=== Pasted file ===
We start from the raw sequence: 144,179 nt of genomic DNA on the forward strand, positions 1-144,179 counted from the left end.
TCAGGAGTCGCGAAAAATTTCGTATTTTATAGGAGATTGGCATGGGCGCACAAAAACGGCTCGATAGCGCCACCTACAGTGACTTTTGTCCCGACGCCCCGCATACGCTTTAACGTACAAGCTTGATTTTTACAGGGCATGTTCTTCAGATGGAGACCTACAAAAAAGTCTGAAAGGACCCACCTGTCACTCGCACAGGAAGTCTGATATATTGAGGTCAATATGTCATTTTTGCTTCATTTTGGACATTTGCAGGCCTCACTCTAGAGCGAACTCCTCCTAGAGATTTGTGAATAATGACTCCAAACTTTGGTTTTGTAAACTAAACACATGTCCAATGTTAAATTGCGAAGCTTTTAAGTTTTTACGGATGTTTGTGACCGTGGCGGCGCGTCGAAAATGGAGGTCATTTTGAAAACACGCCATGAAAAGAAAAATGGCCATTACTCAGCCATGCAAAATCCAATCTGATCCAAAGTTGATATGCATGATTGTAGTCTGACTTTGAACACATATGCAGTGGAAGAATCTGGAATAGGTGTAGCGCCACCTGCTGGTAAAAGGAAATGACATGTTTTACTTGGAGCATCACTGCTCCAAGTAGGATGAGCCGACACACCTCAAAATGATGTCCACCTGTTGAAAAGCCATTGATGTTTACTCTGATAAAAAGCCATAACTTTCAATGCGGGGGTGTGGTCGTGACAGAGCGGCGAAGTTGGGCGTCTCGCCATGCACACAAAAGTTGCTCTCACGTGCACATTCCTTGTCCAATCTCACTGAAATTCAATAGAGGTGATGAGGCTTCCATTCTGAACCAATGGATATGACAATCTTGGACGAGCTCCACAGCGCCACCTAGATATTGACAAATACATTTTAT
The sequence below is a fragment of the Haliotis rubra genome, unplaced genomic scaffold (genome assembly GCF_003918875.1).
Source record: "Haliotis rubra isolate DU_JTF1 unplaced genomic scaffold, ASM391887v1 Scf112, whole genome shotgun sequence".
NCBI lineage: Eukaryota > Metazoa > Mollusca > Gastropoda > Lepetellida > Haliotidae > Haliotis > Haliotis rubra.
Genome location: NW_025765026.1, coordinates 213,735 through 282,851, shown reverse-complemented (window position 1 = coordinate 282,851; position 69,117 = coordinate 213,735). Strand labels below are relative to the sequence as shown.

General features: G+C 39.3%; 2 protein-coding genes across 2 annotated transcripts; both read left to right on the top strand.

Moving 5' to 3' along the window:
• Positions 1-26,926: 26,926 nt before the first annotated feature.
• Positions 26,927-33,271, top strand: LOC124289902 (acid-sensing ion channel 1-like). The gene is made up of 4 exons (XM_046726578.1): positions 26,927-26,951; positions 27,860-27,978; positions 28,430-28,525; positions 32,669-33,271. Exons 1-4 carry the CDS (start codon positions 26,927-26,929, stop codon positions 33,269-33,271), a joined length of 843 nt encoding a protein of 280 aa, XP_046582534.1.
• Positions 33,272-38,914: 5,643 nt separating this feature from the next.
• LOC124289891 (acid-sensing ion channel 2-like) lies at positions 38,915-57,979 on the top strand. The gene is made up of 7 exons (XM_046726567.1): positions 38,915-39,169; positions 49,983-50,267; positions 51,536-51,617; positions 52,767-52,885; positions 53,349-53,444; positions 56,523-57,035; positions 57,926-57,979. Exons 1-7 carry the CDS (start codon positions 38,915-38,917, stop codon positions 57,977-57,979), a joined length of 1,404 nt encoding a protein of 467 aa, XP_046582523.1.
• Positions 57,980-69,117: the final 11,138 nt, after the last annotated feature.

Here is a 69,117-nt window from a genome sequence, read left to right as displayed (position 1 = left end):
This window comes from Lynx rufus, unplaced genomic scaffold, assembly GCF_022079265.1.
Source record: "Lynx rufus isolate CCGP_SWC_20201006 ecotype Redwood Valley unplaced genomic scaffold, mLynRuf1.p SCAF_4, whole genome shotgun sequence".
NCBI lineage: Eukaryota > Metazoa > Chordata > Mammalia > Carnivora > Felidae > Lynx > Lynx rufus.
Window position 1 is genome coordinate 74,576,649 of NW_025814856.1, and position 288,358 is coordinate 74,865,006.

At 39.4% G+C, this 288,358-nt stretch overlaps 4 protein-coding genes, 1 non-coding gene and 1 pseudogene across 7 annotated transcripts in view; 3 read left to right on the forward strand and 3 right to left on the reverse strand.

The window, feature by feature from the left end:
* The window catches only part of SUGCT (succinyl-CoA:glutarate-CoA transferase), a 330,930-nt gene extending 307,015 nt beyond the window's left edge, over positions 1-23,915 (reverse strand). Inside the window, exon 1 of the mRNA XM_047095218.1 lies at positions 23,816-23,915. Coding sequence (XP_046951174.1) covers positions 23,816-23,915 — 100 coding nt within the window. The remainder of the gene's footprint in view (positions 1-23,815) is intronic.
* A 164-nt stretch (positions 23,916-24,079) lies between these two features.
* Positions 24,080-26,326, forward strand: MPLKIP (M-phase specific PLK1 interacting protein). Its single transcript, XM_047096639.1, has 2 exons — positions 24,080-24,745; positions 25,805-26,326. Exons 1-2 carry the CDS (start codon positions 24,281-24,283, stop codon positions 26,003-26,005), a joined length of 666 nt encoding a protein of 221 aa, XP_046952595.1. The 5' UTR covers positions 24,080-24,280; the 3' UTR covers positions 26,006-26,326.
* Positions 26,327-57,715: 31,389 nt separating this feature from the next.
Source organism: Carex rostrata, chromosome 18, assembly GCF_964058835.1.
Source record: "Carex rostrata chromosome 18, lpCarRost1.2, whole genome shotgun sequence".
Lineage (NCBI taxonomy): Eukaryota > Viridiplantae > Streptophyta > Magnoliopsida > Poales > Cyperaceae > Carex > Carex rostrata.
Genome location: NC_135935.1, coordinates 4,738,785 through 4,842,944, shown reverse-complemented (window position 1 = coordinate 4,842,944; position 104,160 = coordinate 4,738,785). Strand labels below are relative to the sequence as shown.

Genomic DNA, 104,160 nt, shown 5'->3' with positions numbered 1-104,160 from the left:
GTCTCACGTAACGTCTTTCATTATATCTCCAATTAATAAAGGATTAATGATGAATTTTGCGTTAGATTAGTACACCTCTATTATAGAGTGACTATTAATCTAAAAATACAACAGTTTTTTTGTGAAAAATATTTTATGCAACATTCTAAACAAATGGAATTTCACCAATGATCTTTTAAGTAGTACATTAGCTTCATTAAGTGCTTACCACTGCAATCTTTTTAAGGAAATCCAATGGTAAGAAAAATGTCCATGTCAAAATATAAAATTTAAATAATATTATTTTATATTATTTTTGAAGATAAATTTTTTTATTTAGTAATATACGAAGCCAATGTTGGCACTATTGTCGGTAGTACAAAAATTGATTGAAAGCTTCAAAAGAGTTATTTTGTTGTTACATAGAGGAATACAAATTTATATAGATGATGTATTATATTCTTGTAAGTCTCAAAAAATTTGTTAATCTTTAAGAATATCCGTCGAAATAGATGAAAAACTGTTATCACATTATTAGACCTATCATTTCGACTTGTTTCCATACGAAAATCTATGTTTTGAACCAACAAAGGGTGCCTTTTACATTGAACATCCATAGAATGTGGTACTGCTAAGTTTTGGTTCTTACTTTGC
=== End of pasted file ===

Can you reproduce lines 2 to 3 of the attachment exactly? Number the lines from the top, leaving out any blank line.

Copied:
TCAGGAGTCGCGAAAAATTTCGTATTTTATAGGAGATTGGCATGGGCGCACAAAAACGGCTCGATAGCGCCACCTACAGTGACTTTTGTCCCGACGCCCCGCATACGCTTTAACGTACAAGCTTGATTTTTACAGGGCATGTTCTTCAGATGGAGACCTACAAAAAAGTCTGAAAGGACCCACCTGTCACTCGCACAGGAAGTCTGATATATTGAGGTCAATATGTCATTTTTGCTTCATTTTGGACATTTGCAGGCCTCACTCTAGAGCGAACTCCTCCTAGAGATTTGTGAATAATGACTCCAAACTTTGGTTTTGTAAACTAAACACATGTCCAATGTTAAATTGCGAAGCTTTTAAGTTTTTACGGATGTTTGTGACCGTGGCGGCGCGTCGAAAATGGAGGTCATTTTGAAAACACGCCATGAAAAGAAAAATGGCCATTACTCAGCCATGCAAAATCCAATCTGATCCAAAGTTGATATGCATGATTGTAGTCTGACTTTGAACACATATGCAGTGGAAGAATCTGGAATAGGTGTAGCGCCACCTGCTGGTAAAAGGAAATGACATGTTTTACTTGGAGCATCACTGCTCCAAGTAGGATGAGCCGACACACCTCAAAATGATGTCCACCTGTTGAAAAGCCATTGATGTTTACTCTGATAAAAAGCCATAACTTTCAATGCGGGGGTGTGGTCGTGACAGAGCGGCGAAGTTGGGCGTCTCGCCATGCACACAAAAGTTGCTCTCACGTGCACATTCCTTGTCCAATCTCACTGAAATTCAATAGAGGTGATGAGGCTTCCATTCTGAACCAATGGATATGACAATCTTGGACGAGCTCCACAGCGCCACCTAGATATTGACAAATACATTTTAT
The sequence below is a fragment of the Haliotis rubra genome, unplaced genomic scaffold (genome assembly GCF_003918875.1).